When I started in this business 30 years ago, new advisors were trained, assigned a desk, given a telephone and expected to start building a client base. From that moment on, almost every aspect of the business fell on the shoulders of that individual advisor. Advisors had to be proficient in a myriad of areas including insurance, investments, estate planning and marketing, just to name a few. Those who weren’t able to juggle these responsibilities typically did not last long.

Our industry has certainly evolved since then. While there are still many advisors who are successful as solo practitioners, the evidence continues to show that there are advantages to forming a team practice. From what I have seen both across the industry, and at Ameriprise Financial, teams are often more productive, acquire more clients and engage more clients in financial planning relationships. We have also seen that team practices grow faster and have better long-term growth.


By becoming a team practice, advisors are diversifying and adding skillsets that are important to clients. Having a team that can handle even the most complex of situations can enhance the relationship with clients and increase their satisfaction with the work you're doing on their behalf.

Think of it this way: When you work with an established law or CPA firm, you may have one contact that you work with, but you also know there is a team behind that contact who is contributing to your wellbeing with their combined expertise. Knowing that team is in place can create a sense of security for you.

When advisors add team members, they’re creating more time for themselves and other team members to better serve existing clients and focus on gaining new ones. We all know that building and maintaining relationships is critical in our business, but to do this consistently well requires valuable time. Advisors with teams tend to have more time to dedicate to nurturing relationships and to focus on other areas that are critical to the practice.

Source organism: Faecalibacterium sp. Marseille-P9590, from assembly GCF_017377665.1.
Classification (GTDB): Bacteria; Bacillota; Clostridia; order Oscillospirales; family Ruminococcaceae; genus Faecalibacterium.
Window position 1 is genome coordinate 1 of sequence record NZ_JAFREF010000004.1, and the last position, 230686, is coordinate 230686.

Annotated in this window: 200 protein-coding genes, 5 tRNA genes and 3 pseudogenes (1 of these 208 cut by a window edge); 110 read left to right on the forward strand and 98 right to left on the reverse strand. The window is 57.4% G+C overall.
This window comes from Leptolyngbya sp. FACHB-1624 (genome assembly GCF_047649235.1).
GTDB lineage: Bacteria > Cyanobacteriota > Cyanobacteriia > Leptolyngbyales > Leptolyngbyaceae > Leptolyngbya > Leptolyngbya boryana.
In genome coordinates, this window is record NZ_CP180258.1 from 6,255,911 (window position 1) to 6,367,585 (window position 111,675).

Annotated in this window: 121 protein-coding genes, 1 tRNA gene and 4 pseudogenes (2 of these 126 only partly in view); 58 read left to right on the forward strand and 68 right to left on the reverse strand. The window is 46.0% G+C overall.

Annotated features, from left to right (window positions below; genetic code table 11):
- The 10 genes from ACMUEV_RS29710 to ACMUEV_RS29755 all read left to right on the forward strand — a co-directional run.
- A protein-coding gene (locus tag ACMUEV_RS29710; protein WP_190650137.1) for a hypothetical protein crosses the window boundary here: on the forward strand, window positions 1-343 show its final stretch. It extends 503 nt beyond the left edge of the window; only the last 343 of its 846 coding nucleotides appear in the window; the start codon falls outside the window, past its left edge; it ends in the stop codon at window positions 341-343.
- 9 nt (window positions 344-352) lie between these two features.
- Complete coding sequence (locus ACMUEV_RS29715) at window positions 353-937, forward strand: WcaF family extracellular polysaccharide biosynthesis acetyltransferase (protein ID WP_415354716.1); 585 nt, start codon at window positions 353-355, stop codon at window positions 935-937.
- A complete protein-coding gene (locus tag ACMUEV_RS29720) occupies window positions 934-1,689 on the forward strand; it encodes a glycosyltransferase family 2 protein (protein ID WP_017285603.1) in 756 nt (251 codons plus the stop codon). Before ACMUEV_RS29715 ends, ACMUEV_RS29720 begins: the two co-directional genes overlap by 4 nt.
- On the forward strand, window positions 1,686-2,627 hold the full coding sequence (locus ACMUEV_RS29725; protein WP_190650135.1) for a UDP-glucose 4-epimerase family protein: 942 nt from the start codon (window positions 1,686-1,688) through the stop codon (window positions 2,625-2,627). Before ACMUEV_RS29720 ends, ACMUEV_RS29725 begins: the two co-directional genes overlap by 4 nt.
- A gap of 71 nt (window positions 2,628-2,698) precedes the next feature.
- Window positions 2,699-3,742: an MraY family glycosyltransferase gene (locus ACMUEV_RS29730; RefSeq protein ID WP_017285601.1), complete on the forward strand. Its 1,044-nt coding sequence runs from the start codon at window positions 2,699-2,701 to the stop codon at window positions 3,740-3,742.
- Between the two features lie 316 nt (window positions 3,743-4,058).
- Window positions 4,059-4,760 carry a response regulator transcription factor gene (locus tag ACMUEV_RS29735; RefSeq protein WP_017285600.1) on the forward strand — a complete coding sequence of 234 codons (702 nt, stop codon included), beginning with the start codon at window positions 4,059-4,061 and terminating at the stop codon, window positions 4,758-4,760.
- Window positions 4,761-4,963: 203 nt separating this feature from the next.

Developing a pipeline of talent can help position your practice for long-term success. Building a team provides an entry point for young advisors to get into the business and have a better chance of success. They may start off just booking appointments, but they can learn skills that can ultimately contribute to their growth and to the growth of the practice.

There are quite a few baby boomers among the ranks of financial advisors. And, like the consumers they’re serving, advisors are starting to retire in greater numbers. But before they retire, advisors want to know their clients will be well served in the future. Building a team practice gives advisors the opportunity to create a seamless client experience through a succession plan.


Should you choose to build a team, or become part of a team, you need to do your homework and take several things into consideration.

Make sure you and your potential teammates are aligned on the goals of the new relationship. Much like the planning you do for your clients, these goals will be the bedrock of your practice.

If you will be working with experienced financial advisors, clearly state each person's role and have a defined structure in place to hold each person accountable. The point of the team is to expand the options available to your clients. If you have three colleagues and all three want to do investments, you aren't really expanding the options, which could limit your growth trajectory.

If your team is going to hire recent college graduates, you need to be comfortable being a leader and mentor. This means you need to provide them with a career path and help them along as they learn the business. Too often advisors expect a recent grad to act like an experienced advisor. This leads to frustration on both sides and eventually a bad experience.

Finally, be picky. You are looking at growing your largest asset and you want to get it right. Ask a lot of questions and make sure you are comfortable moving forward. If you aren’t, it might not be the right situation.

While being a part of a team isn’t for everyone, we have seen firsthand that it can lead to more success. Having a team can give advisors more opportunities to grow their practice, introduce new advisors to the industry and eventually help an advisor build a succession plan. And, most importantly, having a team can give an advisor what they seek every day – more time to serve clients.

Bill Williams, executive vice president for Ameriprise Franchise Group, leads the independent advisor business for Ameriprise Financial and is a member of the executive leadership team.

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